- The oil cartel in the country was created– and is sustained- by our protectionist constitition and political-economic system.
- The government’s protectionist policies and regulations favor the country’s oligarchs who strongly oppose economic freedom and the opening of our economy to foreign investors through constitutional reform/revision. These oligarchs clearly benefit from our protectionist, regulatory political-economic system.
- There is no real competition in this country. This means that to implement the proposed anti-trust law is another mockery of justice, reason, and the free market system.
- All economic crises that we confront today and in the past (e.g., higher unemployment rate, inflation, devaluation of the peso, low foreign direct investment, high fiscal and budget deficit, among others) were created by the government through its protectionist/regulatory, failed policies.
This is why I stated above that the Oil Deregulation law is, in truth and in reality, a travesty of justice- a mockery of reason and objective law- an insult to the free market system and real competition- and the symptom of our intellectuals’ and leaders’ intellectual bankruptcy.
We all know what the anti-deregulation law statists want and demand. They want and demand lower oil/fuel prices. We cannot question their good intentions, but good intention is the most exaggerated and most abused ‘virtue’ nowadays. Their proposal to regulate the oil industry simply shows their anti-conceptual, anti-intellectual mentality. In fact, it’s an implied admission- or an assertion- that the source of wealth is the government, not the private sector. Their statist/regulatory proposal postulates that the government can serve the greater good and solve certain problems (e.g., high prices of goods, unemployment, etc.) by simply passing laws or edicts that control/regulate certain “opportunistic” industries or businesses.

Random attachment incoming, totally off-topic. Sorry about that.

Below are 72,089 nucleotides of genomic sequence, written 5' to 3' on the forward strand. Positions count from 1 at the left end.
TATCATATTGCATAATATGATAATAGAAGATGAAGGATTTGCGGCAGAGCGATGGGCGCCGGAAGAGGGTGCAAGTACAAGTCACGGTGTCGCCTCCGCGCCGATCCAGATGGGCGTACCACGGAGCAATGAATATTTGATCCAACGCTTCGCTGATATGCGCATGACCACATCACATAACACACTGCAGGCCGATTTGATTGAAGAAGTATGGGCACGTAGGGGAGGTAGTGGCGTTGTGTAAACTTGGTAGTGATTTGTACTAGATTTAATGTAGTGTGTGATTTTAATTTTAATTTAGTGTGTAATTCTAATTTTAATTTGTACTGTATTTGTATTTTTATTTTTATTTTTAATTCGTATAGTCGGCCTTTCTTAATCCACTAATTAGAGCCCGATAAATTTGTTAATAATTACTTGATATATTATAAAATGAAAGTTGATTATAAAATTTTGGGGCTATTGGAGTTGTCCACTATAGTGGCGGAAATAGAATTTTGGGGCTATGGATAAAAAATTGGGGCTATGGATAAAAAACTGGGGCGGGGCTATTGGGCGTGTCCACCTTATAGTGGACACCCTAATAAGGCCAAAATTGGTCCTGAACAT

The source of wealth is the private sector. That is, the true source of money and wealth, which is the prime-mover of the economy, is every man’s willingness and capacity to work, to produce/deliver goods and services that other people need and want, to survive, and to deal with other men by trade and not by compulsion. Force or compulsion is what the government does to serve the greater good, or in the words of Neal Cruz, to “protect the people from opportunists like the oil companies.”
No, Neal Cruz and all pro-regulation statists, you cannot help others, especially the poor, by advocating the use of arbitrary force. History has it that if the government used force against the oil industry or other sectors, it would only achieve the opposite.
If you want lower oil prices, then the solution is very simple: support economic freedom in the Philippines, not the legalized strangulation of business. Yes, you should advocate for the opening up of our protectionist, highly regulated economy to foreign investors to allow and attract more investors through constitutional reform. The so-called oil cartels and other cartels you all seek to abolish were all established and supported by the current political system- by the government – and by the Constitution. Thus, if you want a progressive, economically stable Philippines, you should support economic freedom, deregulation, removal of protectionism, lower taxes, and objective rule of law. Why not check your flawed premises? Try to look at it this way: it’s the government that must be- and ought to be- regulated and controlled, not industries or the private sector. Freedom from government intervention is what this country badly needs!